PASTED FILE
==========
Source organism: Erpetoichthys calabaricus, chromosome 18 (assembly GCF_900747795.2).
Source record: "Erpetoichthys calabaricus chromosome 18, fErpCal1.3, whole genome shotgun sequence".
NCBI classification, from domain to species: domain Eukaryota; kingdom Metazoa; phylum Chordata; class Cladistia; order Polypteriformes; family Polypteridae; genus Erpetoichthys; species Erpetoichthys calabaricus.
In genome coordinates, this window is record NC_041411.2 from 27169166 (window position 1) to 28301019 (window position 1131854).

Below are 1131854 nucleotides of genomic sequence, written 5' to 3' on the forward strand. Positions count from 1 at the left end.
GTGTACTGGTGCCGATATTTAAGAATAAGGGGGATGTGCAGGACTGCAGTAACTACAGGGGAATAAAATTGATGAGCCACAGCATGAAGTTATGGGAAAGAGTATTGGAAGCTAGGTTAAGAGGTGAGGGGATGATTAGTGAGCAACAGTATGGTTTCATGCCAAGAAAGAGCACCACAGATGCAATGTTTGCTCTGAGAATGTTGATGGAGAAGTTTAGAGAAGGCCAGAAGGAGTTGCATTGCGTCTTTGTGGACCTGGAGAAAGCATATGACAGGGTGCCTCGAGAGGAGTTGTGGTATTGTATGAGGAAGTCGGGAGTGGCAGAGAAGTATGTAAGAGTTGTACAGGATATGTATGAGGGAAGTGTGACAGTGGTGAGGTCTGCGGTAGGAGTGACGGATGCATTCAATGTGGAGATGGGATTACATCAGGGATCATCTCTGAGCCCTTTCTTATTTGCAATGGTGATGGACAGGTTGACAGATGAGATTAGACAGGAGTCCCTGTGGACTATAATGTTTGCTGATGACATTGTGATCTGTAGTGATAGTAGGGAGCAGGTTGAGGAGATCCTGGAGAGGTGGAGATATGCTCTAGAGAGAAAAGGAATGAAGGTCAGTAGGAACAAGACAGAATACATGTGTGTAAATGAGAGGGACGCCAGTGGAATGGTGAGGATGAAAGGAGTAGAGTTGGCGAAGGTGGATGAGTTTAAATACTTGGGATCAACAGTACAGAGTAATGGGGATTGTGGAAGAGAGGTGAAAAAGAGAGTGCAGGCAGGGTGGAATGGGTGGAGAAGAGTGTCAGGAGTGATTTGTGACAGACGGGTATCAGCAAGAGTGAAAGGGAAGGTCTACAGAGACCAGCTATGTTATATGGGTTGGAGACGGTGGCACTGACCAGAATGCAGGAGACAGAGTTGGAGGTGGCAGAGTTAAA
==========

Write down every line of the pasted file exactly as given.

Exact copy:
Source organism: Erpetoichthys calabaricus, chromosome 18 (assembly GCF_900747795.2).
Source record: "Erpetoichthys calabaricus chromosome 18, fErpCal1.3, whole genome shotgun sequence".
NCBI classification, from domain to species: domain Eukaryota; kingdom Metazoa; phylum Chordata; class Cladistia; order Polypteriformes; family Polypteridae; genus Erpetoichthys; species Erpetoichthys calabaricus.
In genome coordinates, this window is record NC_041411.2 from 27169166 (window position 1) to 28301019 (window position 1131854).

Below are 1131854 nucleotides of genomic sequence, written 5' to 3' on the forward strand. Positions count from 1 at the left end.
GTGTACTGGTGCCGATATTTAAGAATAAGGGGGATGTGCAGGACTGCAGTAACTACAGGGGAATAAAATTGATGAGCCACAGCATGAAGTTATGGGAAAGAGTATTGGAAGCTAGGTTAAGAGGTGAGGGGATGATTAGTGAGCAACAGTATGGTTTCATGCCAAGAAAGAGCACCACAGATGCAATGTTTGCTCTGAGAATGTTGATGGAGAAGTTTAGAGAAGGCCAGAAGGAGTTGCATTGCGTCTTTGTGGACCTGGAGAAAGCATATGACAGGGTGCCTCGAGAGGAGTTGTGGTATTGTATGAGGAAGTCGGGAGTGGCAGAGAAGTATGTAAGAGTTGTACAGGATATGTATGAGGGAAGTGTGACAGTGGTGAGGTCTGCGGTAGGAGTGACGGATGCATTCAATGTGGAGATGGGATTACATCAGGGATCATCTCTGAGCCCTTTCTTATTTGCAATGGTGATGGACAGGTTGACAGATGAGATTAGACAGGAGTCCCTGTGGACTATAATGTTTGCTGATGACATTGTGATCTGTAGTGATAGTAGGGAGCAGGTTGAGGAGATCCTGGAGAGGTGGAGATATGCTCTAGAGAGAAAAGGAATGAAGGTCAGTAGGAACAAGACAGAATACATGTGTGTAAATGAGAGGGACGCCAGTGGAATGGTGAGGATGAAAGGAGTAGAGTTGGCGAAGGTGGATGAGTTTAAATACTTGGGATCAACAGTACAGAGTAATGGGGATTGTGGAAGAGAGGTGAAAAAGAGAGTGCAGGCAGGGTGGAATGGGTGGAGAAGAGTGTCAGGAGTGATTTGTGACAGACGGGTATCAGCAAGAGTGAAAGGGAAGGTCTACAGAGACCAGCTATGTTATATGGGTTGGAGACGGTGGCACTGACCAGAATGCAGGAGACAGAGTTGGAGGTGGCAGAGTTAAA